LOS ANGELES — When mice were fed a diet that was 25 percent added sugars — an amount consumed by many humans — the females died at twice the normal rate and the males were less likely to reproduce and hold territory, scientists said in a study published Tuesday.
The study shows “that added sugar consumed at concentrations currently considered safe exerts dramatic impacts on mammalian health,” the researchers said in the study, published in the journal Nature Communications. “Many researchers have already made calls for re-evaluation of these safe levels of consumption.”
The study’s senior author, University of Utah biology professor Wayne Potts, said earlier studies fed mice sugars at levels higher than people eat in sodas, cookies, candy and other items. The current study stuck to levels eaten by people.
The mice lived in “seminatural enclosures,” and the experimental and control groups lived in direct competition with each other. After being fed the two diets for 26 weeks, the mice lived for 32 weeks in mouse barns — enclosures of 377 square feet ringed by 3-foot walls. There were some nesting areas that were more desirable than others.
“Added sugars” are those added during processing or preparation, not those that occur naturally in fruit or milk. The scientists fed the mice a diet that got its added sugars from half fructose and half glucose monosaccharides, which is about what’s found in high fructose corn syrup, or HFCS, Potts said. The study, he said, was not set up to differentiate between the effects of different forms of caloric sweeteners.
The Corn Refiners Association, a trade group, questioned the use of mice in the study, saying in a statement that the only way to know the effect in people would be to test people.
“Mice do not eat sugar as a part of their normal diet, so the authors are measuring a contrived overload effect that might not be present had the rodents adapted to sugar intake over time,” the group said.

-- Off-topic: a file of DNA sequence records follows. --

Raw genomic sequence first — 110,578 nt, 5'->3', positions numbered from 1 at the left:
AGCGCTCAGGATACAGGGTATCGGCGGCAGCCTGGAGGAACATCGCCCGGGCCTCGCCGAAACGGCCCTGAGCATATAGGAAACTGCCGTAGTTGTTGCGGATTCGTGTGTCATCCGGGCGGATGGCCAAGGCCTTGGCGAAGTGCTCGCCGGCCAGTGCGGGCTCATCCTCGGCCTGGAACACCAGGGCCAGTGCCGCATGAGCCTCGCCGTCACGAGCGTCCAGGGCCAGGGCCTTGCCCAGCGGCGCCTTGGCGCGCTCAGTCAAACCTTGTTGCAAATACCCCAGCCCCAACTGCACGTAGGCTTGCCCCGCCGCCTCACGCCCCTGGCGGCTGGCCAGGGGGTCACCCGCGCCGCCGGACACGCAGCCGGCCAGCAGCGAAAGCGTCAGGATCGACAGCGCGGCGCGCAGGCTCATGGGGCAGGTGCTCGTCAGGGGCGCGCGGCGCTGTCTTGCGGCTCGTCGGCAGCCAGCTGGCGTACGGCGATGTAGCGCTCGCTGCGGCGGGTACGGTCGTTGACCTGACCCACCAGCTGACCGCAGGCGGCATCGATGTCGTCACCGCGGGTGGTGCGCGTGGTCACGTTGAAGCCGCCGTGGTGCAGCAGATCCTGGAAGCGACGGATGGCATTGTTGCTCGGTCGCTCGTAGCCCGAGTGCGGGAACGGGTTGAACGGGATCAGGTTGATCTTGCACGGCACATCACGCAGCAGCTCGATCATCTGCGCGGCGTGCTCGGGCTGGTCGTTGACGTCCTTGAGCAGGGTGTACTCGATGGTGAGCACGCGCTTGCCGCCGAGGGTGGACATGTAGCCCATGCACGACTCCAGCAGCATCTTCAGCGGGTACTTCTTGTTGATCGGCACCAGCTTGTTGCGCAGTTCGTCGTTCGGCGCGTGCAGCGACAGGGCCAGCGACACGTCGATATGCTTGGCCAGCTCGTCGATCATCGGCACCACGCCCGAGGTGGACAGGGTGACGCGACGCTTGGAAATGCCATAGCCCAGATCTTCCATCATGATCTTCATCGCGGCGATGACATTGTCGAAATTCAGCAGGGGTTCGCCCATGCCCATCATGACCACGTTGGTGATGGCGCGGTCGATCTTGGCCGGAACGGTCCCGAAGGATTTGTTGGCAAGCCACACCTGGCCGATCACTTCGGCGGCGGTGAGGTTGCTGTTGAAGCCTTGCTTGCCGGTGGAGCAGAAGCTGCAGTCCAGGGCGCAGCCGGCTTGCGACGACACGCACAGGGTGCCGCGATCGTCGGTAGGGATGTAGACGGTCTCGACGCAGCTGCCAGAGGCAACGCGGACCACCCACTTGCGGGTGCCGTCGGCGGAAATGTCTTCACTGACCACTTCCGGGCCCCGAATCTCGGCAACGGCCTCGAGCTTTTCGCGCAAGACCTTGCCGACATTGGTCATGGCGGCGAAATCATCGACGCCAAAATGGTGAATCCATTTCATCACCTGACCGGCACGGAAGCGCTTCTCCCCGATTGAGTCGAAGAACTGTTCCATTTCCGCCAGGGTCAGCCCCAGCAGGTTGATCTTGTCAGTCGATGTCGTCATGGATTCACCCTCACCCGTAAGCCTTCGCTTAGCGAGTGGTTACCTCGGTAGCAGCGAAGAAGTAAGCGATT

The trade group for the sugar industry, the Sugar Association, said it was studying the research. But it maintained that the sweetener used in the study was crucial.
“Sugar and the various formulations of HFCS are molecularly different — they are not the same product, yet too often, and erroneously, HFCS is referred to as an ‘added sugar.’” the statement said. “Only sugar is sugar.”
In a statement, Potts said mice were “an excellent mammal to model human dietary issues” because they’ve been living with people and eating the same food for thousands of years.
The Utah researchers noted that consumption of added sugars increased in the American diet by 50 percent from the 1970s to about 2008, primarily because of the higher consumption of HFCS. (The intake has since been declining, and the Sugar Association said consumption of sucrose has decreased by 35 percent in the last four decades.)
The 2010 Dietary Guidelines for Americans advise us to limit our total intake of added sugars, fats and other “discretionary calories” to 5 percent to 15 percent of total calories consumed every day. The Centers for Disease Control and Prevention found that from 2005 to 2010, we got 13 percent of our total calories from added sugar.
The male mice controlled 26 percent fewer territories and produced 25 percent fewer offspring, the scientists said. The lower reproduction levels could be the result of a decreased ability to defend their territories, the researchers said. The diet did not affect weight.
Potts said he has reduced the amount of “refined sugar” he eats and has suggested his family do the same.